As a kid, she would go to Rockaway Avenue to pick up the horse and wagon. My grandfather owned the place where the cart was kept so we got very warm - I mean, what a connection. We spoke more about her father and what she did when she was living in Brooklyn. She never flew, but always took the train. She was scared of flying. And of all places, she is now buried in Brooklyn.

What else can you tell me about Mae West?

I must have sat no more than two feet from her and her skin was so soft - no wrinkles, nothing. She was in her 80s at the time. She looked great. She kept saying, "Feel my arms, I work out." I felt her arms. She said, "Feel my breasts." I said, "I'm not going to touch your breasts."

A special time in your life

Yes. I'll tell you another story that is very special to me.

In 1943 I went to Los Angeles to compete in the AAU Mr. America. I had a room-mate who was a 118lbs weightlifting champion, Joe DiPietro. He was like a dwarf - about three feet tall. He came from Patterson, New Jersey. Joe said to me one day, come with me I want to visit my old friend, he has just bought a house in Beverly Hills.

He didn't tell me who this friend was. It turned out to be the home of Lou Costello from Abbot and Costello. But Lou Costello had a heart problem and he was on a hospital bed. They would wheel him from room to room. He couldn't walk, but we spoke and he grabbed my chest like he was going to beat me up. He was just joking of course.

I took pictures of his swimming pool and his yard. But when I developed the pictures, I found a picture of a baby carriage right next to the swimming pool. The day I left his house, after taking the pictures, his son, who was less than a year old, climbed out of the carriage and drowned.

I have the only picture of the baby in the carriage before he died. Last picture probably ever taken of him. I tried to give it to the family but this never happened. This story will be in my book.

Very touching story Dan. When will your new book be out and what will it entail?

It is in the hands of the agents and publishers right now so I don't know just yet. This book will be my life story and also about the dangers of steroids. It will teach how to become a champion without the use of steroids.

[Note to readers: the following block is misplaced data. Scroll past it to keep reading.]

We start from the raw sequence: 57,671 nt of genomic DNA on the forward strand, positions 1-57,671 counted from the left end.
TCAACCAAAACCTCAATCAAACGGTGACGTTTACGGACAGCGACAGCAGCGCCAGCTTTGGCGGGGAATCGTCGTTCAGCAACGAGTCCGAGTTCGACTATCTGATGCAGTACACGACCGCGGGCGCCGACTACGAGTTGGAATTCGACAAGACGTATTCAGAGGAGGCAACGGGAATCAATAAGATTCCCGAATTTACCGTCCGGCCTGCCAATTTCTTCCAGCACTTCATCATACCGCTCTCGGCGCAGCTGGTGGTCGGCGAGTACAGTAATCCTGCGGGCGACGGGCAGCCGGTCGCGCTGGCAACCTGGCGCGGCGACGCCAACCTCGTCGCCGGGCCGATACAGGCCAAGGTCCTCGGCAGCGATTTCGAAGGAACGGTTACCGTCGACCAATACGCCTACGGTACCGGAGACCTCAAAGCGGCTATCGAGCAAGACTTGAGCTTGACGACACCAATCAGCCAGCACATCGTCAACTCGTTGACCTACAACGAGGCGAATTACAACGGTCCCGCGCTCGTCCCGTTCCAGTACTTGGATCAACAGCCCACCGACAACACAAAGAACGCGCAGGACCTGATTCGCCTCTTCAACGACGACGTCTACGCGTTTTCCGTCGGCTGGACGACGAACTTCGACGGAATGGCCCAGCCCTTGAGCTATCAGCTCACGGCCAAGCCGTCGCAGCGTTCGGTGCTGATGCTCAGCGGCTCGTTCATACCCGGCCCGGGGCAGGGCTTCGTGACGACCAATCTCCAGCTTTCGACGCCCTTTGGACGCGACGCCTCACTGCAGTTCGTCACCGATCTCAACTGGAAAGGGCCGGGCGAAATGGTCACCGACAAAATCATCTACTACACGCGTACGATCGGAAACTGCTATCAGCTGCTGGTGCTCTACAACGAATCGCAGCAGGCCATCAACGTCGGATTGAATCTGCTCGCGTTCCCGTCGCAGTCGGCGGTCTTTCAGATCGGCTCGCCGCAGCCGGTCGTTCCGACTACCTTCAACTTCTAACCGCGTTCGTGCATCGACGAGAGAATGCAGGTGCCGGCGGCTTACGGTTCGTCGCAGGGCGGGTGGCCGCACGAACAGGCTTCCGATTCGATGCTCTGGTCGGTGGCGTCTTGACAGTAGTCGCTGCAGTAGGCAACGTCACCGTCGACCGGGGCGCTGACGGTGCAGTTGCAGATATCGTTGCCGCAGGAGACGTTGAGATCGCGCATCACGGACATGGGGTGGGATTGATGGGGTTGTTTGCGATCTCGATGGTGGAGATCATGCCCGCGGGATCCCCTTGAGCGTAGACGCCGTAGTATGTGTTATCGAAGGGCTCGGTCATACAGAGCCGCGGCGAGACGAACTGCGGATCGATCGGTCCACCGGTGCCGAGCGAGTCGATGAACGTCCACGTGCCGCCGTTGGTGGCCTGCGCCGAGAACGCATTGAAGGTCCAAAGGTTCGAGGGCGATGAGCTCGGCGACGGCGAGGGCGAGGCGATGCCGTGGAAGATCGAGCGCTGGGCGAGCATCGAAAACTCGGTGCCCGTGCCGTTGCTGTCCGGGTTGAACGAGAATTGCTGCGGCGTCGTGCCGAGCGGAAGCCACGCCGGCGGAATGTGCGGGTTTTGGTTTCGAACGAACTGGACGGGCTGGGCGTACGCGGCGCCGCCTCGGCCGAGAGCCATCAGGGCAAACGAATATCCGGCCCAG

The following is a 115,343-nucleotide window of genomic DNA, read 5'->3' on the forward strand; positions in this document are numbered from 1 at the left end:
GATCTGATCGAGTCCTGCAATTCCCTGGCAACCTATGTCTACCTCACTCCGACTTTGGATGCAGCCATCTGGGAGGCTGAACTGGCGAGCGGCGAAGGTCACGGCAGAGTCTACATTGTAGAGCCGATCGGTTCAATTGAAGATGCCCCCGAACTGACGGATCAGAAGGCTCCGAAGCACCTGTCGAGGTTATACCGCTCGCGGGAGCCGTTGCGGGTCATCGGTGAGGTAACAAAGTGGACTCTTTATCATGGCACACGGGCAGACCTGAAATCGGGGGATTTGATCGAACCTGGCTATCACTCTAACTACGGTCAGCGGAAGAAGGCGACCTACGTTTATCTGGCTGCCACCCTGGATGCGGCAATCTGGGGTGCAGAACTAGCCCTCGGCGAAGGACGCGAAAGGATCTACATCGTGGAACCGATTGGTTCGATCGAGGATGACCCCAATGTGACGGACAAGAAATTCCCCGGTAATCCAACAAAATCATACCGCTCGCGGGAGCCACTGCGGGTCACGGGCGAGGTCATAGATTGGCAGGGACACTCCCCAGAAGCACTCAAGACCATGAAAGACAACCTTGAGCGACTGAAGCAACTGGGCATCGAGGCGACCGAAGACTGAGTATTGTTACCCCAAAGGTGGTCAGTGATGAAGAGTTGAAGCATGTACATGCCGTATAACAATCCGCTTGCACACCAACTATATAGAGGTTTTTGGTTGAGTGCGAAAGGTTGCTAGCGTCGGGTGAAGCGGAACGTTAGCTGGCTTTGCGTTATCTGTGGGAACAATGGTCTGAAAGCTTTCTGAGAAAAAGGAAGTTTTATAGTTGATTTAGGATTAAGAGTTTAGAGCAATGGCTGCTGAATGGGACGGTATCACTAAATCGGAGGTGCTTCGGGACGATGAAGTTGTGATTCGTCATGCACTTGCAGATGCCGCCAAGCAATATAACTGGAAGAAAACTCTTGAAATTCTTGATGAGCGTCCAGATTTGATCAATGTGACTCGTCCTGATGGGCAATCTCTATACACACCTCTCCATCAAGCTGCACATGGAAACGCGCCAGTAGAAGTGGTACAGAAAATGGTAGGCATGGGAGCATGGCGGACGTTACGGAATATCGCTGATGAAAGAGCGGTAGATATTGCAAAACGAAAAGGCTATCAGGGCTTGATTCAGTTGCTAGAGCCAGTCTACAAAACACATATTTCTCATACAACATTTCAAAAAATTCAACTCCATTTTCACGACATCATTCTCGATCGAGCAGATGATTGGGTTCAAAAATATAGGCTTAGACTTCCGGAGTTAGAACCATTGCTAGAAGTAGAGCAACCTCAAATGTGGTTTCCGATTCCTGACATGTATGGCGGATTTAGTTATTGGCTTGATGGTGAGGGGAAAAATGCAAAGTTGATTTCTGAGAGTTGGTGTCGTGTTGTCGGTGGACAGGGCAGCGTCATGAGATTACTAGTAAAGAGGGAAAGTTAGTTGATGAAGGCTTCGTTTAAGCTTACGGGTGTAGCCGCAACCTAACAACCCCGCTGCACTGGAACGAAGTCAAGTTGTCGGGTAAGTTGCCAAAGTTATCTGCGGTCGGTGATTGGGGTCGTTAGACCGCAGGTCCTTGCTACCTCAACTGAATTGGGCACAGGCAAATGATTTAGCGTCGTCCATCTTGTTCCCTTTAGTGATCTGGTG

You had some dealings with another anti-steroid campaigner, Steve Michalik

Yes, the 1972 Mr. America. He now talks about the dangers of steroids. They made him mentally crazy. His brother worked for me as an artist and when Steve was about 13, he would come with his brother to my home in Long Island to deliver me the artwork. That's how far back I go with Steve Michalik.

Joe Louis and Superstar Billy Graham were others you presented awards to

Ferrigno and Warren Fredriks
Ferrigno and Warren Fredriks

Yes. I honored Joe Louis the day I honored Steve Reeves. Superstar Billy Graham and his boss Vince McMahon, who was just a youngster at the time, were there. Superstar Billy Graham introduced Steve Reeves. Billy Graham was not a speaker, but no one could have done a better job of introducing Steve Reeves.

The God coming down to earth to the people was what Billy Graham said about Steve Reeves. It probably embarrassed Steve Reeves, but he was so loved by the people there. I was Superstars manager for a while, then my son picked out his home no more than five miles from me, and Superstar trained at my gym in Lynbrook L.I., New York.

I gave him a key so he could train at five o'clock in the morning. I also found out that as big as he was, Superstar was taking steroids. He almost died from them with kidney problems and other things. He is crippled today. He could have been the biggest star in wrestling but drugs destroy and they destroyed him.

The Champions Salute Dan

Given Dan Lurie's prominence in the bodybuilding world of yesteryear, it is no surprise many of the champion's of that era either new him or where affiliated with his federation: The World Body Building Guild. A few of great champions from the 50s, 60s and 70s give their views on Dan.

"Dan Lurie. The powerful and alluring world of strongmen and muscles was not built by one man alone. It wasn't Sandow only who constructed the foundations of might and it wasn't Grimek and Reeves only who introduced classic lines to the male physique. The world of muscle and might grew by word of mouth and by print, by momentum of popular interest and by the passion of its early champions."